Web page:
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Conor Benn vs Chris Algieri highlights and results: Conor Benn finishes Algieri in Round 4 by devastating knockout

Conor Benn savagely knocked out Chris Algieri in the fourth round of a dominating performance

Conor Benn celebrates a highlight reel finish against Chris Algieri
Conor Benn celebrates a highlight reel finish against Chris Algieri
Mark Robinson/Matchroom Boxing

If there was anything Conor Benn could prove to his doubters by dispatching Chris Algieri, he proved it tonight in Liverpool with a dominant performance and an absolutely devastating highlight reel knockout.

Benn (20-0, 13 KO) came out of the gate strong, steering his opponent around the ring in the first round, then putting an off-balance Algieri (25-4, 9 KO) on the canvas with an acrobatic, somersaulting knockdown in round two.

Algieri came out and gave his best performance in the third, working more aggressively and trying to get back in contention. But, he never found a way through to put any fear in Benn, who delivered an absolutely crushing knockout in the fourth round that prompted immediate medical attention for Algieri.

Bravo to Benn for having the awareness and discipline to pull back what could have been a catastrophic right hand, as the damage done without it was still enough to put Algieri on a stool and under observation for quite a while.

After the fight, Adrien Broner’s name came up, as did those of Amir Khan and Kell Brook. And, if none of those scintillating matchups happen? Benn says “I fancy my chances against Ugas.”

Skeptics will say that a highlight knockout proves nothing against a 37 year old foe like Chris Algieri, and critics may dismiss Benn’s proposed 2022 potential opponents. If you don’t think he’s a contender for the top level of the welterweight division, or you don’t believe he could hang with the rising stars of the class like Boots Ennis or Vergil Ortiz? I wouldn’t argue, and I don’t necessarily disagree with you.

Fact is, though, only one guy can be the best in the division, and only one guy can be the top prospect. You don’t have to be either one to be a damn entertaining fighter, and Connor Benn proved once again that he clearly and definitively deserves that label. He’s proven that he’s not just coasting on the reputation of his father, he once again thrilled a domestic audience, and he’s turning himself into top shelf viewing entertainment.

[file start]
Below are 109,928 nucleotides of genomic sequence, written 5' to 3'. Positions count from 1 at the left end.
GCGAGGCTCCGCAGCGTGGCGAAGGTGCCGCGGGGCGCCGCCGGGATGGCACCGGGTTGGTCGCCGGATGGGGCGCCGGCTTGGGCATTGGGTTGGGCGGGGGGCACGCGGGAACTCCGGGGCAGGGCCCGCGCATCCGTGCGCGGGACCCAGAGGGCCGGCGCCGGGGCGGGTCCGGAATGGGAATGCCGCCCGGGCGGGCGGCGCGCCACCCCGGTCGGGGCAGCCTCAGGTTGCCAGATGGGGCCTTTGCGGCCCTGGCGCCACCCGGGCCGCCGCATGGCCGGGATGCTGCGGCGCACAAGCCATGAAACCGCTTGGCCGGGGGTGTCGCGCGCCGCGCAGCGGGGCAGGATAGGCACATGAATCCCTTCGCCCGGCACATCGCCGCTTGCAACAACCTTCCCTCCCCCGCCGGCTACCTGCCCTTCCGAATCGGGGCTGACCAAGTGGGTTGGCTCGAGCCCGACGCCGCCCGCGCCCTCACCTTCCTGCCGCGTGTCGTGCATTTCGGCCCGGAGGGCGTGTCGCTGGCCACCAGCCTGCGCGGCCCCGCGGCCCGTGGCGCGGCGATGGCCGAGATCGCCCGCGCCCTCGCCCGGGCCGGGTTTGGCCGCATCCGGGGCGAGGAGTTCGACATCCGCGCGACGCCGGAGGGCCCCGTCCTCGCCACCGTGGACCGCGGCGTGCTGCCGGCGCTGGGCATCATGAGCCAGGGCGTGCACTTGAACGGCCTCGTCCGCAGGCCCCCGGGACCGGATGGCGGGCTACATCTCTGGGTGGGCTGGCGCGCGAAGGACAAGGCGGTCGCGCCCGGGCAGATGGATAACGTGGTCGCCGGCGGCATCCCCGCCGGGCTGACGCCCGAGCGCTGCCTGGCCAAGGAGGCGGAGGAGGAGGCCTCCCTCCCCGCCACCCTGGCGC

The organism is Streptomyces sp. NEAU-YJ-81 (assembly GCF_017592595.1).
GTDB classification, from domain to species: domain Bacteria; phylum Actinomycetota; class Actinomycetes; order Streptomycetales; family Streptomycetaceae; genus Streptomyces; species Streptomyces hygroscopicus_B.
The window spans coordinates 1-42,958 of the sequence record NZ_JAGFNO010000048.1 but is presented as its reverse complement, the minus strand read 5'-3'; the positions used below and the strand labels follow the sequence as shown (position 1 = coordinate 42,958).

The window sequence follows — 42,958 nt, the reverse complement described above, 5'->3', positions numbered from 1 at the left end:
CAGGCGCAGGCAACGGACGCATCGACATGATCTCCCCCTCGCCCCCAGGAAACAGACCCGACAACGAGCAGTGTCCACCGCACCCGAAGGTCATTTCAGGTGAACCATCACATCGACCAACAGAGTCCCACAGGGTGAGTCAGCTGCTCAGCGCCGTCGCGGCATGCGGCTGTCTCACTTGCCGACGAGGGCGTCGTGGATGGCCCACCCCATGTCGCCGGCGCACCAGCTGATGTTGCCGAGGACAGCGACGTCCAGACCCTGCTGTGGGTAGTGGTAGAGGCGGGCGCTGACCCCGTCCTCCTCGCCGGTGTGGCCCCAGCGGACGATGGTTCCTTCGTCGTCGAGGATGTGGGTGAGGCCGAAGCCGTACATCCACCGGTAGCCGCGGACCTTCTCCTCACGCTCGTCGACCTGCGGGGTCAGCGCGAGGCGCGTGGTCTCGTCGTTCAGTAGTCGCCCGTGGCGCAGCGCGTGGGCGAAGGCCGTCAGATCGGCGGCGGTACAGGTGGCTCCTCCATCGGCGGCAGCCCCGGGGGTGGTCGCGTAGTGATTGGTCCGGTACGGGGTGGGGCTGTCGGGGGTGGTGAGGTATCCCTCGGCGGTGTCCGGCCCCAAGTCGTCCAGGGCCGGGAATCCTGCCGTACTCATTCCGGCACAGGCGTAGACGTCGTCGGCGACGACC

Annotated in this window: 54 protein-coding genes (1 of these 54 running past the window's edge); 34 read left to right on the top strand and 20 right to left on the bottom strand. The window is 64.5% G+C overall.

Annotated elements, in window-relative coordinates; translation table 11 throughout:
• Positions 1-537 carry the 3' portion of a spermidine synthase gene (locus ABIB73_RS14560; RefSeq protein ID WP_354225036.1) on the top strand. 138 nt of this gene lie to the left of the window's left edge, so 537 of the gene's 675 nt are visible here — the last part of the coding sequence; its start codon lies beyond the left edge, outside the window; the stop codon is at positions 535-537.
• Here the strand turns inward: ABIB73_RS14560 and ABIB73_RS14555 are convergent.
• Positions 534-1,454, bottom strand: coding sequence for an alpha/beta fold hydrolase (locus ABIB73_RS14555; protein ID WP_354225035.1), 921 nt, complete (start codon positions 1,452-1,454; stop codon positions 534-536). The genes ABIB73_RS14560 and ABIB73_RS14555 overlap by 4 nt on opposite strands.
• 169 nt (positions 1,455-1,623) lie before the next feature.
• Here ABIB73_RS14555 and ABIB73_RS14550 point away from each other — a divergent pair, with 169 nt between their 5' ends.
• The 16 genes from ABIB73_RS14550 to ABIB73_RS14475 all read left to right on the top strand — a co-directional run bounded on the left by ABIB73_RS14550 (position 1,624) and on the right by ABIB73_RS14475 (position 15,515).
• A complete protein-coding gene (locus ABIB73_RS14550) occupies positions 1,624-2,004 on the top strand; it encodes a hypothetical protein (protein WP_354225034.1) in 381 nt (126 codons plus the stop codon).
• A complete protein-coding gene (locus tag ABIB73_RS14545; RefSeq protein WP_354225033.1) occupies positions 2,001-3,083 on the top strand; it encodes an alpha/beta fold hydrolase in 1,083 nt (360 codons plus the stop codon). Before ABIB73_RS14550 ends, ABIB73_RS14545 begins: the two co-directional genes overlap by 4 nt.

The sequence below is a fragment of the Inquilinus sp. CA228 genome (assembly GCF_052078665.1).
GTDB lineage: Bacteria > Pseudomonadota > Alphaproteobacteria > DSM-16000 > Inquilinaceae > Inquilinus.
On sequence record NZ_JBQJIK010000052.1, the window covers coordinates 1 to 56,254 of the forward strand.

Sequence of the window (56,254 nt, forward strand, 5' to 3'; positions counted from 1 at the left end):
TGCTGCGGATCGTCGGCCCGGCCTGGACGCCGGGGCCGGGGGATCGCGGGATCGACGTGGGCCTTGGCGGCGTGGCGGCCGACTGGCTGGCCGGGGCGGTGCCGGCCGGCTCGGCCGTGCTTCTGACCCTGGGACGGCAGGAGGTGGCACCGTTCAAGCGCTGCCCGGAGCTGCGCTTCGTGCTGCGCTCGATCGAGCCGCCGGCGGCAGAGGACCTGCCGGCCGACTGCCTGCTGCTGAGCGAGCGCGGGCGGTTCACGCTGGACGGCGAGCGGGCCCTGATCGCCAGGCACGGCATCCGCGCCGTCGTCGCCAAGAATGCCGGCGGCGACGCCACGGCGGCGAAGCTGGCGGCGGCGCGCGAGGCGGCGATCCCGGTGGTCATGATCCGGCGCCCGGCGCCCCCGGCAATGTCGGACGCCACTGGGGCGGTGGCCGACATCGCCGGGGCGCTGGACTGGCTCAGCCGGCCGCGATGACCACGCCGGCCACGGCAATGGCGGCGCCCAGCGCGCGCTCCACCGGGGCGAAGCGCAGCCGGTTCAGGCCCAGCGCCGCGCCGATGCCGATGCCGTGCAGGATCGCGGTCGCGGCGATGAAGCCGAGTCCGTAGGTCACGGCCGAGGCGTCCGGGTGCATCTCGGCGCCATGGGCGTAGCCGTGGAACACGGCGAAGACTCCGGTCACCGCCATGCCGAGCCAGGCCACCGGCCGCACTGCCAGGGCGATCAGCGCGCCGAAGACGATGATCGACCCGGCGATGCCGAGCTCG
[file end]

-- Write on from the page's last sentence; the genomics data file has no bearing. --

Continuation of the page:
Katie Taylor UD-10 Firuza Sharipova

As top level fighters age, they often transition from a dominant phase to a “scrappy” phase. If Katie Taylor wasn’t at that point already, she found herself there tonight against a sharp and capable opponent in Firuza Sharipova.

Sharipova came out looking like she was ready and able to deliver the upset. She worked brilliantly behind a crisp jab, controlling distance and snapping effective lead shots right at Taylor (20-0, 6 KO) for the first few rounds.

Taylor found her way around it by lunging and charging aggressively, clutching and holding while stifling Sharipova’s early advantages in the middle rounds. It was a strategic turning point, as Sharipova (14-2, 8 KO) struggled to land meaningful punches and suffered some eye damage from what might have been head-to-head contact.

A frustrated Sharipova lost a point in the 6th round for punching very late on the break, a controversial decision that I felt was justified. Sharipova rallied to win a few more rounds on my card, but the deduction coupled with Taylor’s clutch-and-grab success in the middle of the fight effectively put things out of reach.

Official scores were 98-92, 97-92, 96-93, a unanimous decision for Taylor. Bad Left Hook agreed with the narrowest card, also scoring things 96-93 in favor of Taylor.

After the fight, Taylor and Eddie Hearn both hyped up a matchup against Amanda Serrano in early 2022, calling it the biggest event in the history of women’s boxing and debating whether it could wait for St. Patrick’s Day weekend.

Robbie Davies Jr KO-2 Hank Lundy